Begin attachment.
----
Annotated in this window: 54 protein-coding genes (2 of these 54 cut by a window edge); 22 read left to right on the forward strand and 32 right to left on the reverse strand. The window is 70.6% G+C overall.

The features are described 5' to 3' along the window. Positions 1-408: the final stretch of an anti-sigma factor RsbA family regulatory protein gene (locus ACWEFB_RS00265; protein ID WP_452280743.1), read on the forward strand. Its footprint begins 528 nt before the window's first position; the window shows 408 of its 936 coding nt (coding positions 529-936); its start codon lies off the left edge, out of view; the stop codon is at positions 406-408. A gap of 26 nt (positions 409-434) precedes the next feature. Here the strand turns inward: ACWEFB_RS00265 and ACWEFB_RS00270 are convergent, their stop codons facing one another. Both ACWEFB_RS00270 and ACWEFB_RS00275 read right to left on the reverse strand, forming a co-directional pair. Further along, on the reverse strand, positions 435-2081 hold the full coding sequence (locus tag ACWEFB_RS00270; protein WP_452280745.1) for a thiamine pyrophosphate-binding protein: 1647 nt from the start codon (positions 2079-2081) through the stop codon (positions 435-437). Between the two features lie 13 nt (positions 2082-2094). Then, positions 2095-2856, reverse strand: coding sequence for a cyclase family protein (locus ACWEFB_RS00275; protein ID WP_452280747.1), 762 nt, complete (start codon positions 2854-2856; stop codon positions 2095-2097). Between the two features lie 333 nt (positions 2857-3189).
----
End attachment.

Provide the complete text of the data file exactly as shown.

Annotated in this window: 54 protein-coding genes (2 of these 54 cut by a window edge); 22 read left to right on the forward strand and 32 right to left on the reverse strand. The window is 70.6% G+C overall.

The features are described 5' to 3' along the window. Positions 1-408: the final stretch of an anti-sigma factor RsbA family regulatory protein gene (locus ACWEFB_RS00265; protein ID WP_452280743.1), read on the forward strand. Its footprint begins 528 nt before the window's first position; the window shows 408 of its 936 coding nt (coding positions 529-936); its start codon lies off the left edge, out of view; the stop codon is at positions 406-408. A gap of 26 nt (positions 409-434) precedes the next feature. Here the strand turns inward: ACWEFB_RS00265 and ACWEFB_RS00270 are convergent, their stop codons facing one another. Both ACWEFB_RS00270 and ACWEFB_RS00275 read right to left on the reverse strand, forming a co-directional pair. Further along, on the reverse strand, positions 435-2081 hold the full coding sequence (locus tag ACWEFB_RS00270; protein WP_452280745.1) for a thiamine pyrophosphate-binding protein: 1647 nt from the start codon (positions 2079-2081) through the stop codon (positions 435-437). Between the two features lie 13 nt (positions 2082-2094). Then, positions 2095-2856, reverse strand: coding sequence for a cyclase family protein (locus ACWEFB_RS00275; protein ID WP_452280747.1), 762 nt, complete (start codon positions 2854-2856; stop codon positions 2095-2097). Between the two features lie 333 nt (positions 2857-3189).